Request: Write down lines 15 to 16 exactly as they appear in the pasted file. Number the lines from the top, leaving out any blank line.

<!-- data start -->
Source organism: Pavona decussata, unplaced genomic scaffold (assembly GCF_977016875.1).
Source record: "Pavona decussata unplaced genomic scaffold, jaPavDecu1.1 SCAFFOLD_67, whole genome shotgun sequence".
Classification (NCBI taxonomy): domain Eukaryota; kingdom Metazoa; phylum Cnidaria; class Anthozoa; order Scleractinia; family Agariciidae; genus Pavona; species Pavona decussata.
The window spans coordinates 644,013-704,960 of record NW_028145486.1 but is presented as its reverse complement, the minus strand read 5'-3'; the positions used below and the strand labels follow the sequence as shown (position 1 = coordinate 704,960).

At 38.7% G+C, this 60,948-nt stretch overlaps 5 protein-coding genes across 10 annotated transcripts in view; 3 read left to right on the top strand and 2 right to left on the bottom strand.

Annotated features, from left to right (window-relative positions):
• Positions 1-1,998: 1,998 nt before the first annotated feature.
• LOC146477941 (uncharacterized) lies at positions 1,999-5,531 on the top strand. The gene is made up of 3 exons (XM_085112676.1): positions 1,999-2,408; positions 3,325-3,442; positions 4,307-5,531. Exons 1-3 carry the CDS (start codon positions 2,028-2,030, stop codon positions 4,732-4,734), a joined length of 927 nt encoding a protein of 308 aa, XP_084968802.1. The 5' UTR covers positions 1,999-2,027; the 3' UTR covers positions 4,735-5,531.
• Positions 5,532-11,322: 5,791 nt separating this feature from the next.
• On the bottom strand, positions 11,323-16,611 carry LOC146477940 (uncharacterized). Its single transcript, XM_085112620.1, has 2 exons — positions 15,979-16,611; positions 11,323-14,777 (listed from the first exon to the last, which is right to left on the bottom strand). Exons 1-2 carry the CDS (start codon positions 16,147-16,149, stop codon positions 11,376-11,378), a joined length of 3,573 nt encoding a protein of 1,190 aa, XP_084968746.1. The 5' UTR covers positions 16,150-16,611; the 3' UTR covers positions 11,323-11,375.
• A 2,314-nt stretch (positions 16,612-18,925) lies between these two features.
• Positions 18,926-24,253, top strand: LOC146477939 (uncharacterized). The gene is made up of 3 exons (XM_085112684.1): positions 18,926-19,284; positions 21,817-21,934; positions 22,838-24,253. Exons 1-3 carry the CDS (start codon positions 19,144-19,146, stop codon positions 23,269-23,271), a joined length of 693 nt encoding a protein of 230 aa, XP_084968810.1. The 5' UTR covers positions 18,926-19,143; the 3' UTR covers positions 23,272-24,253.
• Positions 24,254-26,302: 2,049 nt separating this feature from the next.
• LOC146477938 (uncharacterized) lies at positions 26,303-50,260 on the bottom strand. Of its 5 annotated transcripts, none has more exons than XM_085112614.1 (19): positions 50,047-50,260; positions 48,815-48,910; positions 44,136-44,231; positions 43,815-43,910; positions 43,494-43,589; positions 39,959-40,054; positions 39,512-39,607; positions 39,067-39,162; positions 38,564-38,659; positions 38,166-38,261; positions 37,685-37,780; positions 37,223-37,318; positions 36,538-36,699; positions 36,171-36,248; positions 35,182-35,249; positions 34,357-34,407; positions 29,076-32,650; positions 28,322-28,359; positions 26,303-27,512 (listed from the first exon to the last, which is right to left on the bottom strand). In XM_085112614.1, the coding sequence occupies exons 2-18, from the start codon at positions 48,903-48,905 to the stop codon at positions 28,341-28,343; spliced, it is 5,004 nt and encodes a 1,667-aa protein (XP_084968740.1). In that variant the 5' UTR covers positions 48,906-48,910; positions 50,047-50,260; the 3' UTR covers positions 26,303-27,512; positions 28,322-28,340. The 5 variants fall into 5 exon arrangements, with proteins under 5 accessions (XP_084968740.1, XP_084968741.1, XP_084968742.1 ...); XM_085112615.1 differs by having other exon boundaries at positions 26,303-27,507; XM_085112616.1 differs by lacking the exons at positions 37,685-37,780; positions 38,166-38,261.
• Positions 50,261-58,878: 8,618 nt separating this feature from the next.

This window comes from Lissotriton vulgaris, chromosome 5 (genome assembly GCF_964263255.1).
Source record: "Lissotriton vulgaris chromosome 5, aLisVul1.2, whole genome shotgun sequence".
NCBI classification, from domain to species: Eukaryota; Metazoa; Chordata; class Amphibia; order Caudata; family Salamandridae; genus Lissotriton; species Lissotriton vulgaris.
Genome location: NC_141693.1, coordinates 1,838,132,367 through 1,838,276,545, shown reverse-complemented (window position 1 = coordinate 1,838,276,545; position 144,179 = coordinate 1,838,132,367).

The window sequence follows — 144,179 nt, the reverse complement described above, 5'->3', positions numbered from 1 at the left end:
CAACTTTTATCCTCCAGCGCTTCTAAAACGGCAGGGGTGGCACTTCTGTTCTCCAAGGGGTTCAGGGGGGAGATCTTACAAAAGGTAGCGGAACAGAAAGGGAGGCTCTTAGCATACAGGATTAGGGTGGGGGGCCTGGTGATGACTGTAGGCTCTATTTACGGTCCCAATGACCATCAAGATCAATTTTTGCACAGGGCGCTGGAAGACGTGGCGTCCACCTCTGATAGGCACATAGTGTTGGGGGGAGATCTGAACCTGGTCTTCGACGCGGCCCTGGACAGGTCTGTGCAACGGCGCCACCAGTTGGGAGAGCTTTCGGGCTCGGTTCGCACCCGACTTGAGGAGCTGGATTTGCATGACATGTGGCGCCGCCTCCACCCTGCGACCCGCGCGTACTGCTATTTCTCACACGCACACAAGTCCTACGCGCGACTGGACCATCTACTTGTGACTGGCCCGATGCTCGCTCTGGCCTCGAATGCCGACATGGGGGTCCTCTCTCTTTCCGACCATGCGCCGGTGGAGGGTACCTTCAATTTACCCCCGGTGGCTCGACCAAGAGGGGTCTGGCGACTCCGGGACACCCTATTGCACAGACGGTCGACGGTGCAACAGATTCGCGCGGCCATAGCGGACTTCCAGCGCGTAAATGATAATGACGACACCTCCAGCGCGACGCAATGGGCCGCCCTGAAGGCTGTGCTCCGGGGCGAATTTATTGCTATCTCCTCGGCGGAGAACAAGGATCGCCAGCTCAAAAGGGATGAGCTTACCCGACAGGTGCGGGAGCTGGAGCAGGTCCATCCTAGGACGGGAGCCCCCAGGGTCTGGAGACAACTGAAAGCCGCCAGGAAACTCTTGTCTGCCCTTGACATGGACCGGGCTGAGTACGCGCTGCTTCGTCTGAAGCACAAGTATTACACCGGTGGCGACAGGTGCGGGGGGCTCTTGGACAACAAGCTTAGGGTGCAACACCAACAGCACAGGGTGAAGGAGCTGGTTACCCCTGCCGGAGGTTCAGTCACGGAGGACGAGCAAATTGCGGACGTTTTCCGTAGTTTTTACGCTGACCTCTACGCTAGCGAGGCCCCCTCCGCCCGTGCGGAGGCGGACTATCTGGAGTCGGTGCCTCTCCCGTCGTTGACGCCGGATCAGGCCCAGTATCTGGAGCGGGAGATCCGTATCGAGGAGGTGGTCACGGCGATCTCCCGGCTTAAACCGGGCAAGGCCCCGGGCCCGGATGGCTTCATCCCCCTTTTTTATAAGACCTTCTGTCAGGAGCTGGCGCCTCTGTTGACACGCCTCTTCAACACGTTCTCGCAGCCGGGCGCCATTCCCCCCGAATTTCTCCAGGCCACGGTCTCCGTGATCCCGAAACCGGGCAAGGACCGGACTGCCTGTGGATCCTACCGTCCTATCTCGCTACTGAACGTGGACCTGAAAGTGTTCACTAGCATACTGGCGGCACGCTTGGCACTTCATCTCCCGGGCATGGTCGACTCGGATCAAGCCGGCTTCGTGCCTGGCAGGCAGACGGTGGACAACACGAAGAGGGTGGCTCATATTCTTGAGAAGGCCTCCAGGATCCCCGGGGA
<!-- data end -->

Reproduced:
• Positions 50,261-58,878: 8,618 nt separating this feature from the next.

This window comes from Lissotriton vulgaris, chromosome 5 (genome assembly GCF_964263255.1).